This Landscape Photographer Breaks All the Rules and Gets Great Photos

Landscape photographers generally do everything they can to ensure top-level image quality: a slow, deliberate workflow, steady tripods, mirror lockup mode, low ISOs, and more. So, what happens when you go against all that? It turns out you can still create fantastic images. This interesting video follows a photographer as he eschews all the rules for the sake of creativity.

Coming to you from Brent Hall, this neat video follows him as he shoots landscapes at extreme focal lengths ranging up to 500mm with no tripod and high ISOs. Of course, reading that sentence, you might instinctively cringe, but Hall is embodying something I have been trying to embrace a bit more lately. Landscape photography is often a very slow and methodical process, as we can normally afford to take the time to do everything we can to ensure top levels of image quality. On the other hand, though, there is something to be said for moving quickly, even if it means taking a hit to your image quality. It allows you to embrace a certain organic mode of creativity, shooting more in real-time and following the impulses of your imagination.Β Check out the video above to see the images Hall was able to create.Β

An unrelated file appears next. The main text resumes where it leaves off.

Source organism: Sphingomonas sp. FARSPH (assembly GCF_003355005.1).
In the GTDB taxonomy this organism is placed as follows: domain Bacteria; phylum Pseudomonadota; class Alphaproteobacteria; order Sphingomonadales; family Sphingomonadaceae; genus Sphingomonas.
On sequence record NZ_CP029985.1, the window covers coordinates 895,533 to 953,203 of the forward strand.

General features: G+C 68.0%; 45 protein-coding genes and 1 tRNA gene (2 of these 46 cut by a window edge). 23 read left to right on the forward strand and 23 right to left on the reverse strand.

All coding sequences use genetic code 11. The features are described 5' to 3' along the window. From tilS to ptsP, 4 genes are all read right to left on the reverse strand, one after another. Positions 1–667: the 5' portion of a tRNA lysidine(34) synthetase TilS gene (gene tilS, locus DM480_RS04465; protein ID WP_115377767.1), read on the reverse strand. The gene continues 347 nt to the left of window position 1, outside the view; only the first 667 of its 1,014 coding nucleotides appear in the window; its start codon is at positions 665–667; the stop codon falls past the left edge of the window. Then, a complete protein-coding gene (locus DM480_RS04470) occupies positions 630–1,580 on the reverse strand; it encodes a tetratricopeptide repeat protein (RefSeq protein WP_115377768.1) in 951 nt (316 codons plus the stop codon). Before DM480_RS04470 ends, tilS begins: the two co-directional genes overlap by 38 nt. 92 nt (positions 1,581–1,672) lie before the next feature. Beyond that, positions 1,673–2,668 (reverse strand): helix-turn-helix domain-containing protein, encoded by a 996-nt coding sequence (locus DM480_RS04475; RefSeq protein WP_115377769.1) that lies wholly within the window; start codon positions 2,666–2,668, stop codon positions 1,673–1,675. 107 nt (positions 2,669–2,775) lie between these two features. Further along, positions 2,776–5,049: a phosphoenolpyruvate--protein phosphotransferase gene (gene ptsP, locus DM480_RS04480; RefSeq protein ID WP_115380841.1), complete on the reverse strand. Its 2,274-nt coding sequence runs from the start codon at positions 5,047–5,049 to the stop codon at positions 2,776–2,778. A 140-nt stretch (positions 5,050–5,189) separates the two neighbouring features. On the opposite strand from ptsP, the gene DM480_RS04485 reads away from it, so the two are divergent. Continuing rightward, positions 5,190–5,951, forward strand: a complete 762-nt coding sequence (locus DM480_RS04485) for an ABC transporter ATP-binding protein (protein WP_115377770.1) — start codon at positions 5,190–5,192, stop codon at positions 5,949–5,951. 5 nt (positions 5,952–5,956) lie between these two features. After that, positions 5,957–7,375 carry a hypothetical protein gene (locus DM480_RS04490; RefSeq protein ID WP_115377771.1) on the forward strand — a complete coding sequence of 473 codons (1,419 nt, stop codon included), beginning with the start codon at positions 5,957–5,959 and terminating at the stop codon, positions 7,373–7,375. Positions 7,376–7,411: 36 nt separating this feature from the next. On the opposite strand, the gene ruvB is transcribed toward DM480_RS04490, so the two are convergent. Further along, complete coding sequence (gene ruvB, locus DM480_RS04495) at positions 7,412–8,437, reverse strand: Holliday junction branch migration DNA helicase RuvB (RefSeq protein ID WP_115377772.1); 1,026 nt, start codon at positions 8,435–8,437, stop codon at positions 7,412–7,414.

Alex Cooke's picture

Alex Cooke is a Cleveland-based portrait, events, and landscape photographer. He holds an M.S. in Applied Mathematics and a doctorate in Music Composition. He is also an avid equestrian.

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This isn't normal? I shoot almost the exact same way.

Great photos ? How low is your bar ? No great photos in that video. A couple of ok ones on his insta but nothing great.

Well I personally never said they were great πŸ˜…πŸ˜‚ I just went out to test a lens and snap a few shots, no pressure you know. I guess my personal bar is pretty low tho πŸ˜…

Tough crowd :)

Yes it is, but im sure you can do better if you try ! No need to settle for snap shots. Also the comment was targeted more at the article writers comment about the photos not you yourself.

A lot of photographers settle for mediocre photos, we can all take better photos if we apply ourselves more.

Great to see the photography community thriving on snide backhanded comments of others work haha

Im not lying.

is this clickbait really necessary?